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peterclark

Diopter on Macro Lens?

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I shoot with a Canon 60mm macro lens on a cropped sensor body.  Over the years people have told me to get a diopter, but I don't really understand what they would add to a lens that is already a macro lens.  Is there any benefit in adding a +5 or a +10 to the Canon 60mm macro?  Most of what I read basically says it would turn a normal lens into a macro allowing you to get closer to the subject, but that isn't a problem with the 60mm macro.

Thank you!

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Most macro lenses can give you 1x magnification - i.e. its closest focus point, the lens will fill your frame (on a Canon crop sensor) with a 22.4x15mm subject. A diopter will allow you go achieve more magnification, although its usefulness on shorter macro lenses such as 60mm is limited, as that it doesn't add magnification by itself, but rather allows you to focus closer. With your 60mm EF-S lens, Nauticam port chart claims maximum 1.6x magnification with either CMC-2 or SMC-1. If you get a 100mm macro lens, an SMC-1 will get you 2.6x magnification (filling the frame with an 8x5mm subject), and an SMC-2 will get you 4.3x (5x3mm subject), although this latter scenario is extremely difficult to operate - your depth of field is a fraction of a millimeter thick, so you pretty much need a tripod and a completely stationary subject. Basically, you put a diopter on a macro lens when you get into shooting sandgrain-sized critters that you need a magnifying glass to find in the first place.

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Thank you very much!  That largely confirmed my gut feeling that it just didn't make sense for the subjects I shoot.  Thank you for saving me some money!

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33 minutes ago, peterclark said:

Thank you very much!  That largely confirmed my gut feeling that it just didn't make sense for the subjects I shoot.  Thank you for saving me some money!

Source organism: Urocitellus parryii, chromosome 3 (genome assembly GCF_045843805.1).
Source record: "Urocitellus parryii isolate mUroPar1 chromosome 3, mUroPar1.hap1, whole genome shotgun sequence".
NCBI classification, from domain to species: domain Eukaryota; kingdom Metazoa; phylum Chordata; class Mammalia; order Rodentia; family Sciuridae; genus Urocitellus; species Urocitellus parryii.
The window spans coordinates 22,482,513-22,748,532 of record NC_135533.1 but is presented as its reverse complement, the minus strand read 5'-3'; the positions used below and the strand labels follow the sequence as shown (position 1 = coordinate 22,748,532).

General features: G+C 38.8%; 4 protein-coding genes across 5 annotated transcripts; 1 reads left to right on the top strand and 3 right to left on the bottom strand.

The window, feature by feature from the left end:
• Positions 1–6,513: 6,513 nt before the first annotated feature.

yes, that's right you can get more magnification but the working distance is minimal with a 60mm plus diopter.  You working room from front element is 86mm at 1:1.   As mentioned the Nauticam port charts provide the magnification you get when adding a diopter and the working distance when achieving 1.6x magnification is 38mm ~usable but tight for access and lighting and depth of field is fairly minimal as well.  You don't of course need to use maximum magnification - it will allow you focus between 38-120mm (CMC-2)  so you can get a little more magnification than you currently do.  Only worth while if you routinely shoot critters that are say ~10mm or less in size.

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I'm going to go a little against the grain here. I shoot a D500 cropped sensor and use both a 60 and 105 for macro. Personally, I find the 60 and a + wet diopter to be really a useful combo. The 60 is great for "close-ups" but I don't find it super useful as a macro lens for smaller things. I keep the diopter in a pocket and pop it on for tighter portraits and macro. At the same time, I can still use the 60 alone for some larger things. It's a great combo if you have commitment issues. 

I also use the diopter on my 105. That gives me "shrimp faces". I'd like to play with a +10 as well, but I suspect it would be a bugger to focus on the 105 with a cropped sensor.

This warbonnet is about "thumb-sized" and was shot with that combo.

Warbonnet Swoosh © DSC_0986.jpg

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Amazing shot Stoo!

Since I don't have an underwater tripod, I always handhold the camera which makes it hard to get very close to the subject and hold it steady.  The ebb and flow just moves it too much.  I'm thinking of trying something like a gorillapod attached to the bottom of the housing to see if that helps me keep it more steady.

What method do you use to manage it that close?

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I fiddled with Gorilla tripods, but found they just can't support a full-sized housing. And then of course if you're shooting anywhere other than the bottom, tripods aren't much help. That warbonnet shot was at night, 90' deep on a wall in BC which I was being pushed along by a decent current. The D500 has amazingly fast focus capabilities.

Tripods have their places, especially for macro video, but I find I can get by with lots of light and a fairly fast shutter speed. Sadly, we need to also keep a small aperture to keep any sort of depth of field.

All this to say, "if it was easy, everyone would be doing it!"

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